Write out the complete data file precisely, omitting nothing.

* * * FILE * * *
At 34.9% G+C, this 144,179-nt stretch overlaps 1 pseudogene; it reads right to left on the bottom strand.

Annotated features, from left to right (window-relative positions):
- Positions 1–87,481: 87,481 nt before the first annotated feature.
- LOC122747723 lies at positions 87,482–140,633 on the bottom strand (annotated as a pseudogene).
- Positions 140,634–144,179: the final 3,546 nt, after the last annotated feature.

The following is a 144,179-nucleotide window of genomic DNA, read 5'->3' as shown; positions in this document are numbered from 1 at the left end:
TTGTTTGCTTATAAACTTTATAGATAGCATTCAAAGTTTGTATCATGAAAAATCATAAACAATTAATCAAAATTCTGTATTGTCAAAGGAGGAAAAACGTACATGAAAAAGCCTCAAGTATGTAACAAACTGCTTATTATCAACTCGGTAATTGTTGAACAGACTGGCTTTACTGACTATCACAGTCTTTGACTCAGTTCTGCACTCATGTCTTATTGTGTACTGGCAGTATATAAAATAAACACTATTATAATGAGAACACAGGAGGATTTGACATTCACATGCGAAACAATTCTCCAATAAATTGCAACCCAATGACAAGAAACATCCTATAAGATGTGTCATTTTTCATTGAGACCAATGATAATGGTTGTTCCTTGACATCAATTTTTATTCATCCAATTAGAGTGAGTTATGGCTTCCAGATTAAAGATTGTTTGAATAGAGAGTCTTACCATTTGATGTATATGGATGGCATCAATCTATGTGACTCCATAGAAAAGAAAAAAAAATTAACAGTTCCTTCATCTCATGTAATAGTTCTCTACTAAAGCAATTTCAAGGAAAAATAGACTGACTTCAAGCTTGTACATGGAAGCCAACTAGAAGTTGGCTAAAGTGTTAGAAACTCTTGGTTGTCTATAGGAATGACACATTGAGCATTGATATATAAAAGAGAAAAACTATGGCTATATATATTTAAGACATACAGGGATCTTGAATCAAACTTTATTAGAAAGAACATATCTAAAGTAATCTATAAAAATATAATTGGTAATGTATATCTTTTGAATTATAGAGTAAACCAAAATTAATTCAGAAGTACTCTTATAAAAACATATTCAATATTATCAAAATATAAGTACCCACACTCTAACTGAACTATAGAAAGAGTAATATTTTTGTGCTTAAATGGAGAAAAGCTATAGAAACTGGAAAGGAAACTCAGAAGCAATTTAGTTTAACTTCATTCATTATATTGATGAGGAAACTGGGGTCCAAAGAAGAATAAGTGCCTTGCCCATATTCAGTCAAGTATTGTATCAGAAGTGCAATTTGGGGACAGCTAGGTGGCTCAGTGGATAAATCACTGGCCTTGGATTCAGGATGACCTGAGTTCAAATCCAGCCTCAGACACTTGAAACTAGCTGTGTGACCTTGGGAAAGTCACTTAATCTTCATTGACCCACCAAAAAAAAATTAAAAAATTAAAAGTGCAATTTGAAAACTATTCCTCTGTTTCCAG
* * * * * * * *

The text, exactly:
At 34.9% G+C, this 144,179-nt stretch overlaps 1 pseudogene; it reads right to left on the bottom strand.

Annotated features, from left to right (window-relative positions):
- Positions 1–87,481: 87,481 nt before the first annotated feature.
- LOC122747723 lies at positions 87,482–140,633 on the bottom strand (annotated as a pseudogene).
- Positions 140,634–144,179: the final 3,546 nt, after the last annotated feature.

The following is a 144,179-nucleotide window of genomic DNA, read 5'->3' as shown; positions in this document are numbered from 1 at the left end:
TTGTTTGCTTATAAACTTTATAGATAGCATTCAAAGTTTGTATCATGAAAAATCATAAACAATTAATCAAAATTCTGTATTGTCAAAGGAGGAAAAACGTACATGAAAAAGCCTCAAGTATGTAACAAACTGCTTATTATCAACTCGGTAATTGTTGAACAGACTGGCTTTACTGACTATCACAGTCTTTGACTCAGTTCTGCACTCATGTCTTATTGTGTACTGGCAGTATATAAAATAAACACTATTATAATGAGAACACAGGAGGATTTGACATTCACATGCGAAACAATTCTCCAATAAATTGCAACCCAATGACAAGAAACATCCTATAAGATGTGTCATTTTTCATTGAGACCAATGATAATGGTTGTTCCTTGACATCAATTTTTATTCATCCAATTAGAGTGAGTTATGGCTTCCAGATTAAAGATTGTTTGAATAGAGAGTCTTACCATTTGATGTATATGGATGGCATCAATCTATGTGACTCCATAGAAAAGAAAAAAAAATTAACAGTTCCTTCATCTCATGTAATAGTTCTCTACTAAAGCAATTTCAAGGAAAAATAGACTGACTTCAAGCTTGTACATGGAAGCCAACTAGAAGTTGGCTAAAGTGTTAGAAACTCTTGGTTGTCTATAGGAATGACACATTGAGCATTGATATATAAAAGAGAAAAACTATGGCTATATATATTTAAGACATACAGGGATCTTGAATCAAACTTTATTAGAAAGAACATATCTAAAGTAATCTATAAAAATATAATTGGTAATGTATATCTTTTGAATTATAGAGTAAACCAAAATTAATTCAGAAGTACTCTTATAAAAACATATTCAATATTATCAAAATATAAGTACCCACACTCTAACTGAACTATAGAAAGAGTAATATTTTTGTGCTTAAATGGAGAAAAGCTATAGAAACTGGAAAGGAAACTCAGAAGCAATTTAGTTTAACTTCATTCATTATATTGATGAGGAAACTGGGGTCCAAAGAAGAATAAGTGCCTTGCCCATATTCAGTCAAGTATTGTATCAGAAGTGCAATTTGGGGACAGCTAGGTGGCTCAGTGGATAAATCACTGGCCTTGGATTCAGGATGACCTGAGTTCAAATCCAGCCTCAGACACTTGAAACTAGCTGTGTGACCTTGGGAAAGTCACTTAATCTTCATTGACCCACCAAAAAAAAATTAAAAAATTAAAAGTGCAATTTGAAAACTATTCCTCTGTTTCCAG